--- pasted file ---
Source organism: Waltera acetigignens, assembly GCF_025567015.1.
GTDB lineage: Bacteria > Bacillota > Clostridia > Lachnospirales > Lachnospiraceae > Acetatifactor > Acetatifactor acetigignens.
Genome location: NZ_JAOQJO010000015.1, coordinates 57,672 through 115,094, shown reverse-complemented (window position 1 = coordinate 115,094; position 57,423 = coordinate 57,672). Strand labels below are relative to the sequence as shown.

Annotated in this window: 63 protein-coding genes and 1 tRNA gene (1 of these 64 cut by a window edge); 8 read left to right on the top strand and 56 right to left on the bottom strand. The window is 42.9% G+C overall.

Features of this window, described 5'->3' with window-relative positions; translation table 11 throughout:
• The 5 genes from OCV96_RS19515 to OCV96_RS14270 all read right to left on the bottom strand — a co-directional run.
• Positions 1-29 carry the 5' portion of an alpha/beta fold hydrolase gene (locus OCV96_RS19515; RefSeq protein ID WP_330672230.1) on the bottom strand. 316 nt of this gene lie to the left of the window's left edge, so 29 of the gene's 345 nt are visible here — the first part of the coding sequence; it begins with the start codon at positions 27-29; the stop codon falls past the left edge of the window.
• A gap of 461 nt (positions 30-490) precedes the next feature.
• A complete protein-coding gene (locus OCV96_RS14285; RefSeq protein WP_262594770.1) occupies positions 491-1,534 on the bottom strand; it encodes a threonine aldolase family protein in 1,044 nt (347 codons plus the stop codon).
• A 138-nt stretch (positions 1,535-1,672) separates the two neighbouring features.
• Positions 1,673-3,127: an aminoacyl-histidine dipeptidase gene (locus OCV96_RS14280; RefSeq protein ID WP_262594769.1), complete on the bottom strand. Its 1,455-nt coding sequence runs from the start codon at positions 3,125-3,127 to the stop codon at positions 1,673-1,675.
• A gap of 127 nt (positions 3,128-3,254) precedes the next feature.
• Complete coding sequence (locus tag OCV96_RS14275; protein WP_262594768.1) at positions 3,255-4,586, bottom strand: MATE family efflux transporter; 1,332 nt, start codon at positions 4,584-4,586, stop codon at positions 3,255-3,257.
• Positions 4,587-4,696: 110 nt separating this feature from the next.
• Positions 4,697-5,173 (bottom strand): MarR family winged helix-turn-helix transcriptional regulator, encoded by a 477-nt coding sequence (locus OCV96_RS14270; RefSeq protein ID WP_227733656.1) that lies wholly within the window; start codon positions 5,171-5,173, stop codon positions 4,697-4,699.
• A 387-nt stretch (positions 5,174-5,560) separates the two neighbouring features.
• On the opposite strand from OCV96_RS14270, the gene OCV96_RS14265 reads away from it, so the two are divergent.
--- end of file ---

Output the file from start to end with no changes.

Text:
Source organism: Waltera acetigignens, assembly GCF_025567015.1.
GTDB lineage: Bacteria > Bacillota > Clostridia > Lachnospirales > Lachnospiraceae > Acetatifactor > Acetatifactor acetigignens.
Genome location: NZ_JAOQJO010000015.1, coordinates 57,672 through 115,094, shown reverse-complemented (window position 1 = coordinate 115,094; position 57,423 = coordinate 57,672). Strand labels below are relative to the sequence as shown.

Annotated in this window: 63 protein-coding genes and 1 tRNA gene (1 of these 64 cut by a window edge); 8 read left to right on the top strand and 56 right to left on the bottom strand. The window is 42.9% G+C overall.

Features of this window, described 5'->3' with window-relative positions; translation table 11 throughout:
• The 5 genes from OCV96_RS19515 to OCV96_RS14270 all read right to left on the bottom strand — a co-directional run.
• Positions 1-29 carry the 5' portion of an alpha/beta fold hydrolase gene (locus OCV96_RS19515; RefSeq protein ID WP_330672230.1) on the bottom strand. 316 nt of this gene lie to the left of the window's left edge, so 29 of the gene's 345 nt are visible here — the first part of the coding sequence; it begins with the start codon at positions 27-29; the stop codon falls past the left edge of the window.
• A gap of 461 nt (positions 30-490) precedes the next feature.
• A complete protein-coding gene (locus OCV96_RS14285; RefSeq protein WP_262594770.1) occupies positions 491-1,534 on the bottom strand; it encodes a threonine aldolase family protein in 1,044 nt (347 codons plus the stop codon).
• A 138-nt stretch (positions 1,535-1,672) separates the two neighbouring features.
• Positions 1,673-3,127: an aminoacyl-histidine dipeptidase gene (locus OCV96_RS14280; RefSeq protein ID WP_262594769.1), complete on the bottom strand. Its 1,455-nt coding sequence runs from the start codon at positions 3,125-3,127 to the stop codon at positions 1,673-1,675.
• A gap of 127 nt (positions 3,128-3,254) precedes the next feature.
• Complete coding sequence (locus tag OCV96_RS14275; protein WP_262594768.1) at positions 3,255-4,586, bottom strand: MATE family efflux transporter; 1,332 nt, start codon at positions 4,584-4,586, stop codon at positions 3,255-3,257.
• Positions 4,587-4,696: 110 nt separating this feature from the next.
• Positions 4,697-5,173 (bottom strand): MarR family winged helix-turn-helix transcriptional regulator, encoded by a 477-nt coding sequence (locus OCV96_RS14270; RefSeq protein ID WP_227733656.1) that lies wholly within the window; start codon positions 5,171-5,173, stop codon positions 4,697-4,699.
• A 387-nt stretch (positions 5,174-5,560) separates the two neighbouring features.
• On the opposite strand from OCV96_RS14270, the gene OCV96_RS14265 reads away from it, so the two are divergent.